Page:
Collagen is a protein responsible for healthy joints and skin elasticity, or stretchiness. It’s in your bones, muscles, and blood, comprising three quarters of your skin and a third of the protein in your body.
As you age, your existing collagen breaks down, and it gets harder for your body to produce more. As a result, many people turn to collagen supplements. These supplements are usually powders, though there are also capsules and liquid supplements available.
- Proline: found in egg whites, dairy, cabbage, mushrooms, and asparagus
- Glycine: found in pork skin, chicken skin, and gelatin, and a variety of other protein-rich foods
- Vitamin C: found in citrus fruits and bell peppers
- Zinc: found in beef, lamb, pork, shellfish, chickpeas, lentils, beans, milk, cheese, and various nuts and seeds
- Copper: found in organ meats, cocoa powder, cashews, sesame seeds, and lentils
Fourteen grams of collagen peptide (supplement) contains:
- Calories: 50
- Protein: 12 grams
- Fat: 0 grams
- Carbohydrates: 0 grams
- Fiber: 0 grams
- Sugar: 0 grams
The same amount of collagen peptide also contains 29 milligrams of calcium, 44.9 milligrams of sodium, and 0.98 milligrams of potassium.
Potential Health Benefits of Collagen Supplements
Because it makes up so many critical parts of our bodies, collagen is not only beneficial but essential to maintaining good health. However, the benefits of collagen supplements are still debated. While there is reasonable evidence that they help maintain hydrated skin and relieve osteoarthritis pain, more research is needed into less well-understood benefits, such as lowering blood pressure and blood sugar levels.
Here are some commonly cited benefits of collagen supplements:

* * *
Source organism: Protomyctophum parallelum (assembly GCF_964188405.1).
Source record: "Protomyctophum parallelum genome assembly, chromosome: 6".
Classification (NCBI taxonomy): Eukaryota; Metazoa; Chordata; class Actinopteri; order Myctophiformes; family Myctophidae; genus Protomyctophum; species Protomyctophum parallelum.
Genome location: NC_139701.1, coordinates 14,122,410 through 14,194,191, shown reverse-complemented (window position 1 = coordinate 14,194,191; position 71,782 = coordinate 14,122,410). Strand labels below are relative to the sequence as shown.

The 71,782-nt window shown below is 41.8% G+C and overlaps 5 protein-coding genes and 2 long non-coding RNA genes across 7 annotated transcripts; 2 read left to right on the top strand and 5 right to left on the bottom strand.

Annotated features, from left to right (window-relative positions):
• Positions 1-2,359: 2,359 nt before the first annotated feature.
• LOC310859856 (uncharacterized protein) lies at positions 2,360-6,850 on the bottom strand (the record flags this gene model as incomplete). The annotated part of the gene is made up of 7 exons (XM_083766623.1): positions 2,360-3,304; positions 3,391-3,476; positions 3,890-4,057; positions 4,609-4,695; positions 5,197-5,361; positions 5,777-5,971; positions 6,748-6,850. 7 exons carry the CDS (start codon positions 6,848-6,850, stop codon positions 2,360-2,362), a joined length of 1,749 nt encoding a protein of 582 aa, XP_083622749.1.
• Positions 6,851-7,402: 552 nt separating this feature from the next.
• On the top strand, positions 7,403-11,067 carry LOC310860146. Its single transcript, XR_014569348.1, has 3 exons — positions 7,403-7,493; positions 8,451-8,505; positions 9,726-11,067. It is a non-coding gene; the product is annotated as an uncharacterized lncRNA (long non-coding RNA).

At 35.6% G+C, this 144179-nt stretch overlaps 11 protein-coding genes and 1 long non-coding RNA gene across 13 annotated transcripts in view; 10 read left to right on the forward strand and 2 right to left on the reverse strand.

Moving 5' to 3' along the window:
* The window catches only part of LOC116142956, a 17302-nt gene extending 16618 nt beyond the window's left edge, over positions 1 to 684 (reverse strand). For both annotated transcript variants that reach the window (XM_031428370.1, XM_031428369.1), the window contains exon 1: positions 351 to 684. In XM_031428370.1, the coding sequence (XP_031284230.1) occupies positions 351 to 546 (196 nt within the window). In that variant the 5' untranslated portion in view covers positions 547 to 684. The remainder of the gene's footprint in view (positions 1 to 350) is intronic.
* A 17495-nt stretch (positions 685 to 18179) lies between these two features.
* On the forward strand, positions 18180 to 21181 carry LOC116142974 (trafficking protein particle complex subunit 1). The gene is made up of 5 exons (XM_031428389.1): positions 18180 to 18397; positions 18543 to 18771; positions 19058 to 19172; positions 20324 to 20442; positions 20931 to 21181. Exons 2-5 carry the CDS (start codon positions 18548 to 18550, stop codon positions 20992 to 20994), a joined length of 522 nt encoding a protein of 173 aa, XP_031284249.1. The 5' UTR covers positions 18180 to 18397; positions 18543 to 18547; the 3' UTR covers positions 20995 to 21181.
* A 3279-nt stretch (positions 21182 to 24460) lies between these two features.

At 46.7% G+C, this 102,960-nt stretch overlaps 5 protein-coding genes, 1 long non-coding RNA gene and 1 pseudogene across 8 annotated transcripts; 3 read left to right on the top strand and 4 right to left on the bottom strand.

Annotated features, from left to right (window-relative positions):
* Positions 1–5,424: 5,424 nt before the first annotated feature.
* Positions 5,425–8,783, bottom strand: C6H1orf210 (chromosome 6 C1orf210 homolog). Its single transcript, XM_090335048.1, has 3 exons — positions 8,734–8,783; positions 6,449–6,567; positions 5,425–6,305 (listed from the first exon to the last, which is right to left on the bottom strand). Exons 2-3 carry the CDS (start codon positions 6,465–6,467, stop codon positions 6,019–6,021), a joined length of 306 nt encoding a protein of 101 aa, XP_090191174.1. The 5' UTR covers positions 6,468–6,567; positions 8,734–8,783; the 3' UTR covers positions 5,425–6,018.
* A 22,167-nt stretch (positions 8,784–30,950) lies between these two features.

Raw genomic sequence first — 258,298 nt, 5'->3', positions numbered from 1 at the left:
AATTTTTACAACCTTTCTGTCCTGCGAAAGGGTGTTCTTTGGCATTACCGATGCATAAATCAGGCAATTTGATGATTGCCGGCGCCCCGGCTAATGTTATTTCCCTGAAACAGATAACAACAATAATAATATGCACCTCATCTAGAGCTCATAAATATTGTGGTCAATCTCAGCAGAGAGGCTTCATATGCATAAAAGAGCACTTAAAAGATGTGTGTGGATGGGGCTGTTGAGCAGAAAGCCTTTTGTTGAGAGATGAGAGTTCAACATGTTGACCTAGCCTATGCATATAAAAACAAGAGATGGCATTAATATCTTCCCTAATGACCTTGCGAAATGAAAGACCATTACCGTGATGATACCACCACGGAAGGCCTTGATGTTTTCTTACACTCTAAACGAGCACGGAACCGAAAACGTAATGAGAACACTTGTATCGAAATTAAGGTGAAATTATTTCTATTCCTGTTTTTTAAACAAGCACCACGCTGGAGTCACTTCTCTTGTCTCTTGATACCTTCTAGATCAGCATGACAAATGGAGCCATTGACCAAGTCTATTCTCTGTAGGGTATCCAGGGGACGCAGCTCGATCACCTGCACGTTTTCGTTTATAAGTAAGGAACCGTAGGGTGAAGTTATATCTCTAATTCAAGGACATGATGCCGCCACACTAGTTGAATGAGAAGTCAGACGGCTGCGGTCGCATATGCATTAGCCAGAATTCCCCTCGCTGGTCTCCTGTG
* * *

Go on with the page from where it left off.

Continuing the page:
As you age, your bones become less dense and more brittle, breaking more easily and taking longer to heal. Studies have shown that daily collagen supplements can help make your bones denser, slowing the aging process that makes them brittle and helping your body to produce new bone.
Skin Elasticity and Hydration
Oral collagen supplements have been shown to improve skin hydration and elasticity for older people. They might also help to lessen wrinkles.
While more men go bald, many women also experience hair loss or thinning as they age. In one study, a group of women with thinning hair saw significant increases in their hair’s quantity, scalp coverage, and thickness while taking daily collagen supplements.
Some people’s nails break more easily than others, and don’t grow as fast. One study in a group of women showed faster nail growth and fewer broken or chipped nails after only four weeks of daily collagen supplements.
Reduced Osteoarthritis Pain
For people with knee osteoarthritis, oral collagen supplements might act as a mild pain reliever and improve joint function. It may take about three to five months of daily treatment before you see these improvements.
Increased Muscle Mass
A combination of collagen peptide supplements and strength training could potentially help increase muscle mass and strength.
Potential Risks of Collagen Supplements
Side effects of collagen supplements are rare. If you’re pregnant or breastfeeding, you may want to hold off on taking a collagen supplement for now, since there isn’t yet enough research to come to any conclusions about their safety.
The effects of collagen supplements continue to be researched and debated. Instead of buying these supplements, you can always help your body make more collagen naturally by ensuring your diet is packed with healthy foods.
To produce collagen, your body puts the amino acids glycine and proline together with other amino acids including vitamin C, zinc, and copper. You can help your body produce more collagen by eating lots of glycine- and proline-rich foods like chicken, beef, fish, dairy, eggs, and beans. For vitamin C, zinc, and copper, you should also be sure to eat foods like citrus fruits, tomatoes, leafy greens, shellfish, nuts, and whole grains.